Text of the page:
Crowds cheer as shuttle Endeavour inches down Manchester Boulevard
Endeavour slowly moved past Inglewood City Hall about 6:40 a.m. Saturday.
Crowds mingled to the west of the shuttle as it inched down Manchester Boulevard. As the shuttle passed City Hall, the crowd erupted in cheers and began snapping photos.
Music blared from parked cars and people tried to figure out the best way to catch up with the 170,000-pound spacecraft as it made its way down the street toward its final resting spot at the California Science Center in Exposition Park.
Before dawn, about 5:50 a.m., ranchera music wafted onto Manchester Boulevard. Sitting outside with his friends, Joel Portillo said he'd been camped out since 4 p.m. Friday. Others arrived earlier, he said.
The 50-year-old Inglewood resident said he got some bad information and thought the shuttle was supposed to pass his business, Festival Travel, on Friday.
When he learned the shuttle wouldn't arrive until Saturday morning, he stayed, passing the night with conversation, music and tequila, he said.
"This is history" he said. "You cannot miss it."
Donning a black and white checkered scarf, Portillo walked from the adjacent driveway -- where friends, wrapped in blankets, sat or dozed in the early morning hours -- to his business a few steps away.
Opening the door to Festival Travel, he peered into a room illuminated by a silent television. His two nephews and son slept on the floor in blankets.
"We have a bunch of kids sleeping," he said. "But when the shuttle passes we are going to wake them up."
"They are excited," he said.
Because the shuttle needs every millimeter of space for clearance, Los Angeles police said they planned to close most sidewalks along Saturday's route. However, officials said this week that some may be opened along the way for public viewing.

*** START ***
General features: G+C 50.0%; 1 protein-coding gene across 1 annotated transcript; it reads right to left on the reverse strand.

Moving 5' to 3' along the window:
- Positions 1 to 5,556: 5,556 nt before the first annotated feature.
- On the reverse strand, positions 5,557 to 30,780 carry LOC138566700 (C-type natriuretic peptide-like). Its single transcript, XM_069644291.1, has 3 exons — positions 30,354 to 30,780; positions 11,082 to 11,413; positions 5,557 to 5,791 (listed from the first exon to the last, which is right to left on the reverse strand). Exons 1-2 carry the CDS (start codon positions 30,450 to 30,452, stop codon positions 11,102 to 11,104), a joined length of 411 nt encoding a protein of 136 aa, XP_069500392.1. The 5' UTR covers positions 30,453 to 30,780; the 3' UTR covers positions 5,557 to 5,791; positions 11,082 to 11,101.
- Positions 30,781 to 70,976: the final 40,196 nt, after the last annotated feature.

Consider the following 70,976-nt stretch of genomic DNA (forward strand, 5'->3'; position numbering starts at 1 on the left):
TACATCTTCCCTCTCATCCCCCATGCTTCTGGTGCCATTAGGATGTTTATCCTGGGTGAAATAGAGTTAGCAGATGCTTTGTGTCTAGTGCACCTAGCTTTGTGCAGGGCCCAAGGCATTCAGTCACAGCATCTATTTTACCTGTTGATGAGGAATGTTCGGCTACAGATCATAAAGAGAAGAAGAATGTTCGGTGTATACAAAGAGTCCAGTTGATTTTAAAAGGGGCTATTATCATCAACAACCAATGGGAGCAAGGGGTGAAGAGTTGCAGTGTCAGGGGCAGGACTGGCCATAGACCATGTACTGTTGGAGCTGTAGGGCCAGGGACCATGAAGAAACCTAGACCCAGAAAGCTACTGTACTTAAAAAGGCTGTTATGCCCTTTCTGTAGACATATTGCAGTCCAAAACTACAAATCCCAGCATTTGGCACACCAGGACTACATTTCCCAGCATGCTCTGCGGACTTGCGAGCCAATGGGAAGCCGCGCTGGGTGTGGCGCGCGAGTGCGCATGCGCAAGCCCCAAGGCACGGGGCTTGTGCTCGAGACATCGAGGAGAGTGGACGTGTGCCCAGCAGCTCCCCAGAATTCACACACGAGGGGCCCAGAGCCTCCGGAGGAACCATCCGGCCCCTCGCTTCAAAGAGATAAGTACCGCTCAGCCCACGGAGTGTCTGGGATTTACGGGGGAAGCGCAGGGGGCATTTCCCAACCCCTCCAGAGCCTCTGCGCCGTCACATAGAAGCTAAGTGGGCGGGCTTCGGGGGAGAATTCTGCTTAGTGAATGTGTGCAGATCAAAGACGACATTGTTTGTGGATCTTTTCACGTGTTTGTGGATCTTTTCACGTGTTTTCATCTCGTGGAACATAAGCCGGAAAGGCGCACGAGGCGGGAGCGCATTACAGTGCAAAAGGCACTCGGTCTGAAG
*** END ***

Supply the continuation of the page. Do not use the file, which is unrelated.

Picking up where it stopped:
Public safety officials have said the area will accommodate a few thousand people at most, so those interested in seeing Endeavour should arrive early.The final tricky move will be along Martin Luther King Jr. Boulevard. Pines planted in honor of the slain civil rights leader were deemed too significant to cut down, as many were along the transport route, and because the trees dot both sides of the roadway, the shuttle will pivot -- crab-like -- to avoid any mishaps.
"Don't think of the shuttle going nose-first down every street," said LAPD Lt. Andy Neiman. "That shuttle has the ability to zigzag and maneuver, and that's what you're going to see along that route. There may be places where the shuttle is going sideways at an angle."
The final chance to see the shuttle will be along Bill Robertson Lane as it approaches the science center's Samuel Oschin display pavilion in Exposition Park about 8:30 p.m. Saturday. Police said four parking lots between Bill Robertson and Vermont Avenue will be available to the public.
However, officials were hoping that the shuttle could arrive ahead of schedule, before sunset, which occurs at 6:20 p.m. Saturday.
-- Andrew Khouri and Marisa Gerber